I think it’s deeply appreciated at 50 and will be talked about and listened to for its 100th anniversary.

I Spent a Little Time on the Mountain

New Speedway Boogie
Workingman’s Dead
The Grateful Dead
June 14, 1970

“New Speedway Boogie” will make me noodle dance every time. You know, that stereotypical Dead-head hippy dance? Yeah, that’s all 6’7″ of me when I hear this song live.

I love this song for its groove, for the memories I have with it and for the memories I was hoping to have with it in the future.

I was in a string band called the “Pocket City Pushers” in the early 2010s and “New Speedway Boogie” was one of the first covers we practiced.

I had just performed my first gig as a keyboardist with Calabash in Cincinnati just days before our region began locking down. We played several Dead songs that night. We didn’t perform “New Speedway” but with gigs lined up in the coming weeks and months, I’m sure we would have (if it were a gig they invited to me play).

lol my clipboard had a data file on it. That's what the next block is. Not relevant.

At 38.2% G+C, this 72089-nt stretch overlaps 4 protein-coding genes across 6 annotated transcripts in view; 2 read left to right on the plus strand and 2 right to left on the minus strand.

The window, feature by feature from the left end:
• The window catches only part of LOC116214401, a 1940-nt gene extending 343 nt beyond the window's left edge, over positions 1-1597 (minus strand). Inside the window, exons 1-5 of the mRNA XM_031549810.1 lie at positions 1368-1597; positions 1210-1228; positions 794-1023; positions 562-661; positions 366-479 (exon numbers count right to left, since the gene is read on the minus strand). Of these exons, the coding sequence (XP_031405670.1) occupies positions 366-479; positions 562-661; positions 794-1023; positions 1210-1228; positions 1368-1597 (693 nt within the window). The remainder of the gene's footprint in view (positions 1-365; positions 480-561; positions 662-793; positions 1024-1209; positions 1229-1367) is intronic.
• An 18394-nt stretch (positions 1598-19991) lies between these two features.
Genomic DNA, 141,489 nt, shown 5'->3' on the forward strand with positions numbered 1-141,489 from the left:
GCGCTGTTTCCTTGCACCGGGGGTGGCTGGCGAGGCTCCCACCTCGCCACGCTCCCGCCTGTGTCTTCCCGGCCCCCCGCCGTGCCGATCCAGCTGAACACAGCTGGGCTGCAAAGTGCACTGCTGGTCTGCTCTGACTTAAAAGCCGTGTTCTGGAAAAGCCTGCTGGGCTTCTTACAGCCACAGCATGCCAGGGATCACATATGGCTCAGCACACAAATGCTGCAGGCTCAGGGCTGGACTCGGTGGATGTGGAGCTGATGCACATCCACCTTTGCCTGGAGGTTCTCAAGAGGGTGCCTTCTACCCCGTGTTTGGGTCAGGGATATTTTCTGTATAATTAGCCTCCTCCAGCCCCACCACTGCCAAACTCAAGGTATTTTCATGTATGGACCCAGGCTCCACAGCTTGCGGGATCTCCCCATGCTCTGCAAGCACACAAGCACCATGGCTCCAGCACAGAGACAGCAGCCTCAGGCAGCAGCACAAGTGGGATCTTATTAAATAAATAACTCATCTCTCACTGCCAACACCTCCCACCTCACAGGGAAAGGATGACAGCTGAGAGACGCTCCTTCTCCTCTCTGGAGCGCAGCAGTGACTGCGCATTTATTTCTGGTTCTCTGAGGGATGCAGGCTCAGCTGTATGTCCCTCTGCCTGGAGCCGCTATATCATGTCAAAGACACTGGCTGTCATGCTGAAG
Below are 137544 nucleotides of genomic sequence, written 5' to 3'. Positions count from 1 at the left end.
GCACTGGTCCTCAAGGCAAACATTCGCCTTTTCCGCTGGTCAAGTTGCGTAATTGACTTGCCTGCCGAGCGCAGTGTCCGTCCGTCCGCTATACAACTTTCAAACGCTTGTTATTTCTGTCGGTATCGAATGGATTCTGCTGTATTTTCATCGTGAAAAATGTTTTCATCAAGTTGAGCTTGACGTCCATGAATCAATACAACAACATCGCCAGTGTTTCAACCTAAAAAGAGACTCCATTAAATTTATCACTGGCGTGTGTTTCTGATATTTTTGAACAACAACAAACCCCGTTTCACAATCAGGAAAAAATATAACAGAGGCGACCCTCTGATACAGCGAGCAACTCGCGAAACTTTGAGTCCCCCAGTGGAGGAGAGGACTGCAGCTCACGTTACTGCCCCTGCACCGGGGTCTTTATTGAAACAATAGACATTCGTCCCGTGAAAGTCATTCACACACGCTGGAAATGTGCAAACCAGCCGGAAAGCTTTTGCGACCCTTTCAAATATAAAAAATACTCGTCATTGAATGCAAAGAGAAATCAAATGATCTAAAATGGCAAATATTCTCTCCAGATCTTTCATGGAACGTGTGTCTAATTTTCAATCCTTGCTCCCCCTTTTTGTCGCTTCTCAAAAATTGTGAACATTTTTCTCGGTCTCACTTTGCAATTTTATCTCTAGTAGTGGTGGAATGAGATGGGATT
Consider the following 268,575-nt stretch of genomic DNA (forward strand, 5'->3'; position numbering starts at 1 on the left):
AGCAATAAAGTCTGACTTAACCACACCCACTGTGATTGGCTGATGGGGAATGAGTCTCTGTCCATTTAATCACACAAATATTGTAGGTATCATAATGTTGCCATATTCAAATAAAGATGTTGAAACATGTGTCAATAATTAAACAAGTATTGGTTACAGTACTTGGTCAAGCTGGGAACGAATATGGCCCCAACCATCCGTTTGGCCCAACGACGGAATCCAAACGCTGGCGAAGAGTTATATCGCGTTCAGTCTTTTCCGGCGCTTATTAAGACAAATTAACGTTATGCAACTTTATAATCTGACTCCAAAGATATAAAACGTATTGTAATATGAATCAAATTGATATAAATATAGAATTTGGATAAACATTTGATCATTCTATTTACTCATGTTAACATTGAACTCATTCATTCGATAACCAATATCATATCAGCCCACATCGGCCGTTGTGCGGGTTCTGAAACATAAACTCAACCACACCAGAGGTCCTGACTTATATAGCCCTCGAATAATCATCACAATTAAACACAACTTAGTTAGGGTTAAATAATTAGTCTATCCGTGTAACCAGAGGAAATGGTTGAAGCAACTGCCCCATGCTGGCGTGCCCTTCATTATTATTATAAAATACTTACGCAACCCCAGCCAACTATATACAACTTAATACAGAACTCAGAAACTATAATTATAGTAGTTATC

One day soon, we’ll all be boogying — at least, I hope.

Zach Evans is the Arts Council of Southwestern Indiana’s Community Director. When life returns to normal, you can find him performing around town with his band Corduroy OrbisonYou can reach him at [email protected].

Other 33 & 1/3 posts
Kristofferson & My Guitar Wants to Kill Your Mama
Morrison Hotel & Isolation

Published April 18, 2020.

Anne McKim: Sheltered in Place. Day 32.

First: I miss you. 

We walk for an hour every day. “Taking a walk” is different: it’s a casual, unthinking thing that describes weekend morning trips to the coffee shop and evening strolls. Walking, now – for our quarantined family – is a necessity. I wear a backpack, as if we were hiking, stocked with hand sanitizer and face masks. My children know the drill: Sunscreen, bathroom, shoes with laces (we learned the hard way that sandals, full bladders, and fair skin aren’t ideal for urban exploration).